As Jay Stewart, a successful businesswoman currently writing her second memoir following the amazing success of the first, is now in a romantic relationship with Magna Newsam, Corinna suspects that the Jay may have had something to do with her son-in-law’s murder, and so she asks Charlie to look into the death.

Whilst the mystery is intriguing, and brilliantly plotted, for me the strength of the book lies in the relationships of the characters. And while in some respects they bare their souls, the reader is aware that much is held back, or in some cases could memory be faulty, or do we remember things as we want to remember them not how they were, and in many instances, we suppress the truth even to ourselves.   Different from much of her earlier work this is Val McDermid at her best.  Highly recommended.

Reviewer: Lizzie Hayes

Val McDermid grew up in Kirkcaldy on the East Coast of Scotland. Val was accepted at 17 to read English at St Hilda’s College, Oxford, one of the youngest undergraduates they’d ever taken on, and the first from a Scottish state school. She worked for fourteen years on national newspapers in Glasgow and Manchester, ending up as Northern Bureau Chief of a national Sunday tabloid. Her first book Report for Murder was published by The Women’s Press in 1987. She finally gave up the day job in April 1991, and has been making her living by writing ever since. She still reviews regularly for various national newspapers, and also writes occasional journalism and broadcast regularly on BBC Radio 4 and BBC Radio Scotland. Val divides her year between writing and promoting her work at home and abroad. ,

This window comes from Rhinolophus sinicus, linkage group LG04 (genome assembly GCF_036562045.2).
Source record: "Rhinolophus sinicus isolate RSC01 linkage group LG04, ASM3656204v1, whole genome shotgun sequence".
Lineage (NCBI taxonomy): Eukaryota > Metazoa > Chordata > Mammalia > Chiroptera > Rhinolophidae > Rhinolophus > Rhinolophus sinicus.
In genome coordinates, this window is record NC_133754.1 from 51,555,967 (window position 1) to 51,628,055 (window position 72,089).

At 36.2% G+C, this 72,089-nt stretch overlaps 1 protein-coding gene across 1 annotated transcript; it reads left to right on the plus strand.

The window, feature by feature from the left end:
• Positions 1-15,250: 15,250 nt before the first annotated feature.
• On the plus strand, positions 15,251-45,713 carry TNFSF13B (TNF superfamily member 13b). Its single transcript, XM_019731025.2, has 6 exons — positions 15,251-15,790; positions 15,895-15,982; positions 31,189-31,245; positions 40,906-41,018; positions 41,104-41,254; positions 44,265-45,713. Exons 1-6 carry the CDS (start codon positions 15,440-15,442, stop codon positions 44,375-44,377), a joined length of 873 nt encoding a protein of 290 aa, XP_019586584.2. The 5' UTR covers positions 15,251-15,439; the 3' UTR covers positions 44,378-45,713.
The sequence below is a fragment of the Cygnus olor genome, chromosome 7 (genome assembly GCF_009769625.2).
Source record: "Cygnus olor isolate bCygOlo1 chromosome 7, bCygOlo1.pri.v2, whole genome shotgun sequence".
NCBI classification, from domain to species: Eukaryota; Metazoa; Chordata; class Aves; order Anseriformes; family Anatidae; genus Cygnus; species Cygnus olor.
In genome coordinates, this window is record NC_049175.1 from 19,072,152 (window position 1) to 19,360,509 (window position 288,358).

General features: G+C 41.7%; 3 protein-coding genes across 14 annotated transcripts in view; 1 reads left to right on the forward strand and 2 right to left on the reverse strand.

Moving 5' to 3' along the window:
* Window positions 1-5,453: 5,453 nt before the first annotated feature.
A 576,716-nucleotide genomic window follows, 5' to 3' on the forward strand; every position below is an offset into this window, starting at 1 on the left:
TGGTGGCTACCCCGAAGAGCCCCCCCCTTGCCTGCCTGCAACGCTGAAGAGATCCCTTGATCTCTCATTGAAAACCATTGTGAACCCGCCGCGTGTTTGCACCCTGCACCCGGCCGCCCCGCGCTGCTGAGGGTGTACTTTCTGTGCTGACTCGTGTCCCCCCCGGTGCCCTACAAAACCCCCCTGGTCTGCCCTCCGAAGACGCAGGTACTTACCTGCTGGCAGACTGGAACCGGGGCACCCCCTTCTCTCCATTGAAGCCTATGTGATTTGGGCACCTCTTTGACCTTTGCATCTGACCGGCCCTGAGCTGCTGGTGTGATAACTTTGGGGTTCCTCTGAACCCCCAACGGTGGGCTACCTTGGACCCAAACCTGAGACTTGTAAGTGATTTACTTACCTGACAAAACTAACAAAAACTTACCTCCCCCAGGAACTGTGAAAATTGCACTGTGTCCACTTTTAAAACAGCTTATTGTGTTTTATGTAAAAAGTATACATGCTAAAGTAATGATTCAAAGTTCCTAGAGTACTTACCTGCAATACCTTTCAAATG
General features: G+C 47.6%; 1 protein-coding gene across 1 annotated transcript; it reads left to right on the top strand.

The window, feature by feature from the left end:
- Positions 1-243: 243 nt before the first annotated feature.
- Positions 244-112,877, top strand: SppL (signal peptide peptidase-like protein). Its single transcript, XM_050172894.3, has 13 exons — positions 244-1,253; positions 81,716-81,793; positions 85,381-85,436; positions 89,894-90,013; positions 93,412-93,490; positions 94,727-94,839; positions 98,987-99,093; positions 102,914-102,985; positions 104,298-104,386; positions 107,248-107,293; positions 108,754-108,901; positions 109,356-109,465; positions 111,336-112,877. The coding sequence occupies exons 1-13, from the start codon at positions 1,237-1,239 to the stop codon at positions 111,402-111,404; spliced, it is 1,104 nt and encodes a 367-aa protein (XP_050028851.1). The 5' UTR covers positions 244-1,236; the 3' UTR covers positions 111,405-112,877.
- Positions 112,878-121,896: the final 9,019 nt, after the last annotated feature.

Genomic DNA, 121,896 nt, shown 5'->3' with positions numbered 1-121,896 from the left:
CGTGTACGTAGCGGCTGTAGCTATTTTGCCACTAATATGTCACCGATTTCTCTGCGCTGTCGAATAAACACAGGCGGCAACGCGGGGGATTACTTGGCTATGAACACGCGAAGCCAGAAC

‘Port Mortuary’ by Patricia Cornwell

Published by Sphere,
28 April 2011.
ISBN: 978-0-7515-4392-6

It several years since I have read a Kay Scarpetta adventure. It appears that in the intervening period she has married Benton Wesley – a man who has been declared dead, been in witness protection and is now back with Kay. She is unsure if he is still with the FBI, but is certain that he is in contact, if not actually working for them.

Kay has spent six months as medical examiner at Port Mortuary, a military air base, where bodies are received from the battlefield, but is now returning to her headquarters in Cambridge, Massachusetts. Her return is not as she had hoped. Things seem off-kilter to her. Jack Fielding, the man she left in charge, appears to have let standards slip alarmingly, and also seems to be unaccountably absent.